- The Washington Times - Wednesday, January 10, 2001

Jesse Jackson — who regularly substitutes rhymes for reason — was in Oklahoma last week as part of his nationwide anti-death-penalty tour.

The state is set to execute eight people this month, which has the misplaced-compassion crowd in a tizzy. “Oklahoma must choose to stop the death machine,” Jesse told 500 people at the Fairview Baptist Church in Oklahoma City.

Jackson is on the road again, bemoaning the fate of killers. In June, he witnessed the execution of Texas inmate Gary Graham, proclaiming him “an innocent martyr.”

Morgan Reynolds, head of the Criminal Justice Center of the National Center for Policy Analysis, considers Graham an unlikely poster child for anti-death-penalty forces.

Among other incontrovertible evidence, there was an eyewitness to Graham's 1981 murder of Bobby Lambert. A deputy sheriff testified the martyr-to-be told him, “Next time, I'm not going to leave any witnesses.”

The murder for which this gentle soul was sent into the great beyond was part of a crime spree that included four shootings, 10 armed robberies and a rape. (One of Graham's other victims said he told her, “I've killed three people, and I'm going to kill you.”) State and federal courts turned down more than 40 of his appeals. Graham might be innocent. The Easter Bunny might have pulled the trigger. One is as probable as the other.

But the possibility of executing an innocent is the big gun of death penalty opponents.

In this country, it takes roughly 11 years to pull the switch on a convicted murderer, more than enough time to test the original verdict, examine every scintilla of evidence and apply foolproof forensic procedures like DNA testing.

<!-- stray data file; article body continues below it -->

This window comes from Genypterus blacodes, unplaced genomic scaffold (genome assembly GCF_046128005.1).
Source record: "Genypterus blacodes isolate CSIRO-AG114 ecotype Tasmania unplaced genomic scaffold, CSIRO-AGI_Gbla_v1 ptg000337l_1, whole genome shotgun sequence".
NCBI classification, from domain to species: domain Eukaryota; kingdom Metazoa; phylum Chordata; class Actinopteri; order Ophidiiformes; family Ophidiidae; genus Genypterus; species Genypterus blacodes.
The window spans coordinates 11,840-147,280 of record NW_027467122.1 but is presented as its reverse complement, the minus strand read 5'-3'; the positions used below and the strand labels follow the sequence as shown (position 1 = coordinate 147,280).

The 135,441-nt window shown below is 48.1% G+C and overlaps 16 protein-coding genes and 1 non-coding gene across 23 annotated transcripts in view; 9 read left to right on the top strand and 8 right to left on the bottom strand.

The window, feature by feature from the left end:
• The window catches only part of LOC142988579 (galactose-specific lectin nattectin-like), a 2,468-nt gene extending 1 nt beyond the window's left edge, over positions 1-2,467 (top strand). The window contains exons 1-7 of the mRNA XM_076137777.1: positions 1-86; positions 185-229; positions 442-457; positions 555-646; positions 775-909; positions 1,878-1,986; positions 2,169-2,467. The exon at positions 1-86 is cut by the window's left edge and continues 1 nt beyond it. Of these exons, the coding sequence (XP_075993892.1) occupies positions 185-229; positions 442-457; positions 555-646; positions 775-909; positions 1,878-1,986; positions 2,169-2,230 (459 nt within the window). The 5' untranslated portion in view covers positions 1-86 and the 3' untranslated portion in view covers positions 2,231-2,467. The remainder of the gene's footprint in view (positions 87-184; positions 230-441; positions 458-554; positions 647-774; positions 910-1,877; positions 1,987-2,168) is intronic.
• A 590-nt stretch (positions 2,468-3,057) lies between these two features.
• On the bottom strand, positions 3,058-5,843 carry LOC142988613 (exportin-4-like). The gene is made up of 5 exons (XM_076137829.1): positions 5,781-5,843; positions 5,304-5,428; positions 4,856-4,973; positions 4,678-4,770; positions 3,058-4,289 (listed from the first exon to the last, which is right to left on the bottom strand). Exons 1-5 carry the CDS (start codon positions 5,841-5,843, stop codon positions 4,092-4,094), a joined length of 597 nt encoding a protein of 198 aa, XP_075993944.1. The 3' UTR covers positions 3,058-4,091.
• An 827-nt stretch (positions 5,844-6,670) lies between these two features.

Despite all of this, it must be admitted that an innocent person can be executed. But innocents are already dying, at the rate of about 15,000 a year in America.

When murderers aren't executed, innocents suffer. Odds are a killer will be released at some point. And there's a fair chance that he or she will kill again. In fact, there's a far greater likelihood of this then of an innocent man taking that long walk.

Opponents argue that deterrence is a myth. How do they know? Survey takers don't go around asking, “Were you ever deterred from killing someone by the possibility that you might pay the ultimate price?”

Still, a cause and effect may be surmised.

Since 1973, when the death penalty was reimposed, we've had more than 660 executions nationwide. In 1999, the murder rate was the lowest since 1966 (5.7 per 100,000). Coincidence?

Last year, Texas had half the executions in America. President-elect George Bush is still berated for presiding over more executions than any other governor.

The county that includes Houston has the most executions in the state. Between 1982, when executions were resumed in Texas, and 1996, Houston's homicide rate fell 63 percent. In the same period, the national homicide rate declined by 19 percent. Coincidence again?

In an article in Commentary, Yale Professor David Gelernter (who was almost killed by the Unabomber) argues: “We execute murderers in order to make a communal proclamation: that murder is intolerable. A deliberate murder embodies evil so terrible it defiles the community.”

Will Jackson hold church rallies before the executions of the white supremacists who murdered James Byrd in 1998? Will he shed public tears for the monsters who dragged Byrd more than two miles behind their pickup truck, until his head and one limb were torn from his body?

Late last month, a federal judge in Denver granted Timothy McVeigh's petition to end attempts to stay his execution. A date for McVeigh's death can be set by the director of the federal Bureau of Prisons any time after Jan. 11.

McVeigh was convicted of the murders of 168 people in the 1995 bombing of the Alfred P. Murrah federal building in Oklahoma City.

What do you think, Jesse? Is McVeigh an innocent martyr? Did he have adequate counsel? Are a disproportionate number of white militia-types being executed in America?

McVeigh ran his own private death machine. Unlike the death-row population, those who died that April day did not deserve their fate. Opponents of the death penalty never talk about such innocents. And if they care about them at all, you wouldn't know it.

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